Societies in which it is most productive to work in groups generate social norms whereby people are more trusting, more cooperative and more likely to coordinate their activities efficiently. That is the conclusion of research by Professors Uri Gneezy, Andreas Leibbrandt and John List, which is forthcoming in the Economic Journal.
Their study compares two contrasting fishing societies in Brazil: one that is located by the sea and where fishermen need to work in groups; and the other located around a nearby lake, where fishing is an individual activity. The results indicate a far stronger norm of interpersonal trust and cooperation at the sea where ecological constraints favour workplace organisation involving teamwork.
The researchers note that throughout history, trust, cooperation and coordination in domains such as hunting, trade and warfare were necessities for human survival. Today, these behaviours are as important as ever and crucial for the effective functioning of societies and organisations.
But the extent of these behaviours appears to differ significantly across countries and societies. What”s more, there is evidence suggesting that such behavioural differences are linked to economic growth and the quality of democracy.
One likely explanation for differences in trust, cooperation and coordination is based on social norms, which may have emerged as an adaption to different local pressures. The workplace organisation is a crucial part of every society. One important dimension on which workplace organisations differ describes the extent to which work is done in groups.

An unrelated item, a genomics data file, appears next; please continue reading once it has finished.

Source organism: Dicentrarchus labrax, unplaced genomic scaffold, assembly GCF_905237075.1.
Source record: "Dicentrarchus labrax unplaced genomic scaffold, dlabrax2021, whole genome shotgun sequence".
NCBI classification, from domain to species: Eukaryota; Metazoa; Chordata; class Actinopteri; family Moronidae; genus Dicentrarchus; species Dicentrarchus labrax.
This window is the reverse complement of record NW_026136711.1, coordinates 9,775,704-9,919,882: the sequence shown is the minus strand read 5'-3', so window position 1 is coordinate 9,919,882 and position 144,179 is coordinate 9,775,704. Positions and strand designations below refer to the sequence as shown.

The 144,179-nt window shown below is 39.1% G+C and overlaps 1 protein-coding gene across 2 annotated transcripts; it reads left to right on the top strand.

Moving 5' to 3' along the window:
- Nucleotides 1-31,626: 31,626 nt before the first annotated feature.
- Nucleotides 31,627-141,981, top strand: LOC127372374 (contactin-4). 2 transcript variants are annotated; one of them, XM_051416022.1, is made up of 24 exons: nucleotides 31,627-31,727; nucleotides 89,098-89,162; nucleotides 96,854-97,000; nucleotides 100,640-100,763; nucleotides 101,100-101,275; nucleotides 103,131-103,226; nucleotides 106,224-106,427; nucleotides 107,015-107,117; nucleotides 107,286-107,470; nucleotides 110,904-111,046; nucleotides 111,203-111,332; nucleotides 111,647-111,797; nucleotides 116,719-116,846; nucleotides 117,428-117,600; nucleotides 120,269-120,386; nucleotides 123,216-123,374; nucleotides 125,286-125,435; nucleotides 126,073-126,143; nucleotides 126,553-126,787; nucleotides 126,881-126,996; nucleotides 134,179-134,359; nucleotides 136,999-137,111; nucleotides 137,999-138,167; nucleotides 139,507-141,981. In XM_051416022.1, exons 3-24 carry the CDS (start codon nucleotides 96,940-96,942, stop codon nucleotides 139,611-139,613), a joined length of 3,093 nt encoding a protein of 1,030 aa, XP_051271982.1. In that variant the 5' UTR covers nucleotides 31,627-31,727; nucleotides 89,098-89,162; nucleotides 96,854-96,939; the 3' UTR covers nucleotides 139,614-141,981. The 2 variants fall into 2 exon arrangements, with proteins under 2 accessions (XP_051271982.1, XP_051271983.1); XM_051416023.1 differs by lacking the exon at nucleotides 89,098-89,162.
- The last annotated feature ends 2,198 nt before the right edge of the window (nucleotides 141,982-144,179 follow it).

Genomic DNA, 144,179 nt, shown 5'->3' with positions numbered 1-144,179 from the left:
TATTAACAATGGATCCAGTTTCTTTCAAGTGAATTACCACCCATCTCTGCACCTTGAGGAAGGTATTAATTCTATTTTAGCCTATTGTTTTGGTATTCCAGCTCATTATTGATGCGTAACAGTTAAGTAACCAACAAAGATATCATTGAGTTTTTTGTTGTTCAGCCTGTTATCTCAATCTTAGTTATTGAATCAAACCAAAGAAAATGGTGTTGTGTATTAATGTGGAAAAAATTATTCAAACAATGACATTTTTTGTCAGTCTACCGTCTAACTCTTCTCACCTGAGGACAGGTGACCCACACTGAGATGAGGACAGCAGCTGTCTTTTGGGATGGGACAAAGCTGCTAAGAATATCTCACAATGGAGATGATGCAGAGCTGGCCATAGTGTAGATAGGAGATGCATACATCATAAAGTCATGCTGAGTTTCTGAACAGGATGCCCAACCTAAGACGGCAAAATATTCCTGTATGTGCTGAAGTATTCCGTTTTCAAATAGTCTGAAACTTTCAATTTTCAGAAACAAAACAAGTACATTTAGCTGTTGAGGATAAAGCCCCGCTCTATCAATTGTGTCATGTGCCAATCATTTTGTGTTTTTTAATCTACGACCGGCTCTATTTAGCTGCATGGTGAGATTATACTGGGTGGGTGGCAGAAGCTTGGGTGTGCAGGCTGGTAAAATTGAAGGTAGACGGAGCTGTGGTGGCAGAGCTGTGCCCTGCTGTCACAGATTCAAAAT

The extent of group activities, in turn, may be closely related to the emergence of norms of cooperation. In workplace organisations where individuals mainly work in groups, outputs typically depend more on the cooperation of group members than in workplace organisations where individuals mainly work on their own.
This difference puts more pressure on people to act cooperatively in workplace organisations characterised by high levels of group activities and may lead to the emergence of norms of cooperation in such environments.
This study investigates the underpinnings of cooperation norms and tests the hypothesis that workplaces with group activities foster their emergence. The researchers conduct a set of field experiments in Brazilian fishing societies where local natural forces determine the extent of group activities.
They compare distinct traditional fishing societies that differ along one major dimension: workplace organisation. In one society located by the sea, fishermen need to work in groups whereas in the other society, which is located around a nearby lake, fishing is an individual activity. As a result, the output of the fishermen at the sea depends on the team”s total effort and on the cooperation of members in the same fishing boat, whereas such cooperation is unnecessary at the lake.
The researchers therefore hypothesise that a stronger norm of cooperation exists at the sea where ecological constraints favour joint production activities and that this led to more interpersonal trust and a better ability to coordinate around risky activities.
Consistent with the social norm hypothesis, the study finds in several field experiments that individuals are more cooperative, trusting and coordinating if their profession is characterised by group activities and that this cannot be explained by selection.
The behavioural differences are significant: individuals who work in groups are approximately 30% more trusting, 25% more cooperative and 50% more likely to coordinate efficiently. These findings provide an example of the importance of teamwork in workplace organisations.
”Ode to the Sea: Workplace Organizations and Norms of Cooperation” by Uri Gneezy, Andreas Leibbrandt and John List is forthcoming in the Economic Journal. Uri Gneezy is at the University of California, San Diego and the University of Amsterdam. Andreas Leibbrandt is at Monash University. John List is at the University of Chicago and Monash University.